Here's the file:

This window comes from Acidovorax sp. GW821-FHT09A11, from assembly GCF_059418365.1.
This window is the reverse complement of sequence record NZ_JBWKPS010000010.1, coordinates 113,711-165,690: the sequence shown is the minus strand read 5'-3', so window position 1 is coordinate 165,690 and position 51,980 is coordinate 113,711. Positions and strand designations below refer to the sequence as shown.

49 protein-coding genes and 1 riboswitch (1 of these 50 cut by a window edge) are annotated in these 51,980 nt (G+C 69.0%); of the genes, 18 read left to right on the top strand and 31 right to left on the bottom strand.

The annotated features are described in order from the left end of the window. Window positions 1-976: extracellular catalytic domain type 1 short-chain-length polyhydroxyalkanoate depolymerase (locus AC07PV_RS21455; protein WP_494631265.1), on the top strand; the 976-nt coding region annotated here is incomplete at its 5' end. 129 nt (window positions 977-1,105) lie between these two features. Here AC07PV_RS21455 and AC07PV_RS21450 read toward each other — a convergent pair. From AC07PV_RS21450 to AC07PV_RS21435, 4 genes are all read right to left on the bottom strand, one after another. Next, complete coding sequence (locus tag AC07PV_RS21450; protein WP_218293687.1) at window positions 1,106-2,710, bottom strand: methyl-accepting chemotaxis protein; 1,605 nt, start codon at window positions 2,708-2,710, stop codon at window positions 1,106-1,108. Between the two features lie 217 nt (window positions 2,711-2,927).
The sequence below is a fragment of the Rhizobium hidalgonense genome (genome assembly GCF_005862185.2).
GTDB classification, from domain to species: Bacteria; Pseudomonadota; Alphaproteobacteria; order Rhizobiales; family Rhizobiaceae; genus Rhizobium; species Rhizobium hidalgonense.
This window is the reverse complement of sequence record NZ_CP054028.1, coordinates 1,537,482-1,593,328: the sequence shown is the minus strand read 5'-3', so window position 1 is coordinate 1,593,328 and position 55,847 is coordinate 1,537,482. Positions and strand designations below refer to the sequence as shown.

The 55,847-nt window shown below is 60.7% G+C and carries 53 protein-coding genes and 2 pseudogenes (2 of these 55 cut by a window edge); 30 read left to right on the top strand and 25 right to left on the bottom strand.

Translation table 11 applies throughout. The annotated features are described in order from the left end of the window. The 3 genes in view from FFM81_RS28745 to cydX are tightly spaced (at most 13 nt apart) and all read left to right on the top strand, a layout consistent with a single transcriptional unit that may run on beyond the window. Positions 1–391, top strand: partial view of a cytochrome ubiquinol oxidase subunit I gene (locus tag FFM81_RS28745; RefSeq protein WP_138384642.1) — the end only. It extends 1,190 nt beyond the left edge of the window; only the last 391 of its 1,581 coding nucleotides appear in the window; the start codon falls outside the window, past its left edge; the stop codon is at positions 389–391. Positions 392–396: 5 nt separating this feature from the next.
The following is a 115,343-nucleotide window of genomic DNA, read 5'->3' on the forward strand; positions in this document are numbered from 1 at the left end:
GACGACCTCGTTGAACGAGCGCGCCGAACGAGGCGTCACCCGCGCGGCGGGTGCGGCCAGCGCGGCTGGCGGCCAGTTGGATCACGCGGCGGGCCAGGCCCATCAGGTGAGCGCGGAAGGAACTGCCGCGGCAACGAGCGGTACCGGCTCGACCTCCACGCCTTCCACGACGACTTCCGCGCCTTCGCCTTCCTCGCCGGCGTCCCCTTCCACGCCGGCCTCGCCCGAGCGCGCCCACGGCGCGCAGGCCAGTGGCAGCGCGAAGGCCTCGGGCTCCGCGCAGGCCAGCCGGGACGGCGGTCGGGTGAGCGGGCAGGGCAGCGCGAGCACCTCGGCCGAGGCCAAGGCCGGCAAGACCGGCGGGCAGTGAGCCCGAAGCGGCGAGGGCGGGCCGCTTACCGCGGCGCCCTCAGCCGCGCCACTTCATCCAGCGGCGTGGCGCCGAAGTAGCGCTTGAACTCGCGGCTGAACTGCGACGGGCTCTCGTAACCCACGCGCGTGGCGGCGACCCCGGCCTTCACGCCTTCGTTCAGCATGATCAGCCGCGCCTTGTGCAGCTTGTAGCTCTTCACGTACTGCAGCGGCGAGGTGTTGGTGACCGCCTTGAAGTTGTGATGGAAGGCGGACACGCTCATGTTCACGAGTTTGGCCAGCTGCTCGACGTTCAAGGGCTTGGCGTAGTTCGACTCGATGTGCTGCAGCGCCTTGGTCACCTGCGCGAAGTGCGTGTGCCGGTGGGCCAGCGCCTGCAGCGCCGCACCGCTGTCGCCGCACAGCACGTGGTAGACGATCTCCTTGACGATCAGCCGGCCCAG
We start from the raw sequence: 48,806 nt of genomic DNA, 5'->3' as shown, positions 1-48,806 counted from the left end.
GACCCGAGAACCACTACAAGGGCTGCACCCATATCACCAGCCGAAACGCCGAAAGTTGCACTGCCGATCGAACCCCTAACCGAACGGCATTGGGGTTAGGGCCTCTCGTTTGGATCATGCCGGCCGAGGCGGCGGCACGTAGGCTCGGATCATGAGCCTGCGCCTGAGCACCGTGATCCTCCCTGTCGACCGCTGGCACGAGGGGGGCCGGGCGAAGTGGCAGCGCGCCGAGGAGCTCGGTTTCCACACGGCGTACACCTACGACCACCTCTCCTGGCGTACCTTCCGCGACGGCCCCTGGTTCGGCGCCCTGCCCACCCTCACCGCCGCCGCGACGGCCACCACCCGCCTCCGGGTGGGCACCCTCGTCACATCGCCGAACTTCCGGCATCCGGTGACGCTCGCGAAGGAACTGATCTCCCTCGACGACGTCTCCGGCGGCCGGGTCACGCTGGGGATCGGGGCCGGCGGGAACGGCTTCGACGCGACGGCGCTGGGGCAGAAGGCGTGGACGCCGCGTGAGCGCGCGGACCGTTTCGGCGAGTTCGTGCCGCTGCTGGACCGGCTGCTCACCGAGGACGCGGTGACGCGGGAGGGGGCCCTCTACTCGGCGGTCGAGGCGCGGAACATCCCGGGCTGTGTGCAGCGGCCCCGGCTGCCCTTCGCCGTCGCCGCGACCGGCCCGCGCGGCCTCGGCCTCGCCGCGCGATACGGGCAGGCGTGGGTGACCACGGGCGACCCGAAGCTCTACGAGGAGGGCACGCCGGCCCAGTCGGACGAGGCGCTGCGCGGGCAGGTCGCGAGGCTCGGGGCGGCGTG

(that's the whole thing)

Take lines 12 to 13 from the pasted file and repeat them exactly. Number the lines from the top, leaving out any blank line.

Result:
We start from the raw sequence: 48,806 nt of genomic DNA, 5'->3' as shown, positions 1-48,806 counted from the left end.
GACCCGAGAACCACTACAAGGGCTGCACCCATATCACCAGCCGAAACGCCGAAAGTTGCACTGCCGATCGAACCCCTAACCGAACGGCATTGGGGTTAGGGCCTCTCGTTTGGATCATGCCGGCCGAGGCGGCGGCACGTAGGCTCGGATCATGAGCCTGCGCCTGAGCACCGTGATCCTCCCTGTCGACCGCTGGCACGAGGGGGGCCGGGCGAAGTGGCAGCGCGCCGAGGAGCTCGGTTTCCACACGGCGTACACCTACGACCACCTCTCCTGGCGTACCTTCCGCGACGGCCCCTGGTTCGGCGCCCTGCCCACCCTCACCGCCGCCGCGACGGCCACCACCCGCCTCCGGGTGGGCACCCTCGTCACATCGCCGAACTTCCGGCATCCGGTGACGCTCGCGAAGGAACTGATCTCCCTCGACGACGTCTCCGGCGGCCGGGTCACGCTGGGGATCGGGGCCGGCGGGAACGGCTTCGACGCGACGGCGCTGGGGCAGAAGGCGTGGACGCCGCGTGAGCGCGCGGACCGTTTCGGCGAGTTCGTGCCGCTGCTGGACCGGCTGCTCACCGAGGACGCGGTGACGCGGGAGGGGGCCCTCTACTCGGCGGTCGAGGCGCGGAACATCCCGGGCTGTGTGCAGCGGCCCCGGCTGCCCTTCGCCGTCGCCGCGACCGGCCCGCGCGGCCTCGGCCTCGCCGCGCGATACGGGCAGGCGTGGGTGACCACGGGCGACCCGAAGCTCTACGAGGAGGGCACGCCGGCCCAGTCGGACGAGGCGCTGCGCGGGCAGGTCGCGAGGCTCGGGGCGGCGTG